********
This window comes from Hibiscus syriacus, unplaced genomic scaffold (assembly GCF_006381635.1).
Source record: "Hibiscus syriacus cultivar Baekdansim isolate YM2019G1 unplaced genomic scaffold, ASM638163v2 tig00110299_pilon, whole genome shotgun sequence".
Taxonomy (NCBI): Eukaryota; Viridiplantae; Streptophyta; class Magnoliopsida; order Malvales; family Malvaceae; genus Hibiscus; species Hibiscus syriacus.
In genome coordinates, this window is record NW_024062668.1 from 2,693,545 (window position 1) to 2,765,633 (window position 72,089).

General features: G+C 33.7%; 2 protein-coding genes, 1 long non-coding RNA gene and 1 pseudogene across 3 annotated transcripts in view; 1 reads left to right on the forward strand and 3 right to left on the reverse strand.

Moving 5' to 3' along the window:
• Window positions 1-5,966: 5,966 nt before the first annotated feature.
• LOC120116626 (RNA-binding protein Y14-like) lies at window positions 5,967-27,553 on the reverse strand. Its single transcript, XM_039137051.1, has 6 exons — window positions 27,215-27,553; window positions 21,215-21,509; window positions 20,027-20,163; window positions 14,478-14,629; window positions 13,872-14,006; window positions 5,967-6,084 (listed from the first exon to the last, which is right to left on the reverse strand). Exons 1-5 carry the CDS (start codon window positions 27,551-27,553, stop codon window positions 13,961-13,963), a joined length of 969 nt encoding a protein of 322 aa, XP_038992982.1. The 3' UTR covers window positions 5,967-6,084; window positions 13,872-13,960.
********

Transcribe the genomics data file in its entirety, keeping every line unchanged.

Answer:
This window comes from Hibiscus syriacus, unplaced genomic scaffold (assembly GCF_006381635.1).
Source record: "Hibiscus syriacus cultivar Baekdansim isolate YM2019G1 unplaced genomic scaffold, ASM638163v2 tig00110299_pilon, whole genome shotgun sequence".
Taxonomy (NCBI): Eukaryota; Viridiplantae; Streptophyta; class Magnoliopsida; order Malvales; family Malvaceae; genus Hibiscus; species Hibiscus syriacus.
In genome coordinates, this window is record NW_024062668.1 from 2,693,545 (window position 1) to 2,765,633 (window position 72,089).

General features: G+C 33.7%; 2 protein-coding genes, 1 long non-coding RNA gene and 1 pseudogene across 3 annotated transcripts in view; 1 reads left to right on the forward strand and 3 right to left on the reverse strand.

Moving 5' to 3' along the window:
• Window positions 1-5,966: 5,966 nt before the first annotated feature.
• LOC120116626 (RNA-binding protein Y14-like) lies at window positions 5,967-27,553 on the reverse strand. Its single transcript, XM_039137051.1, has 6 exons — window positions 27,215-27,553; window positions 21,215-21,509; window positions 20,027-20,163; window positions 14,478-14,629; window positions 13,872-14,006; window positions 5,967-6,084 (listed from the first exon to the last, which is right to left on the reverse strand). Exons 1-5 carry the CDS (start codon window positions 27,551-27,553, stop codon window positions 13,961-13,963), a joined length of 969 nt encoding a protein of 322 aa, XP_038992982.1. The 3' UTR covers window positions 5,967-6,084; window positions 13,872-13,960.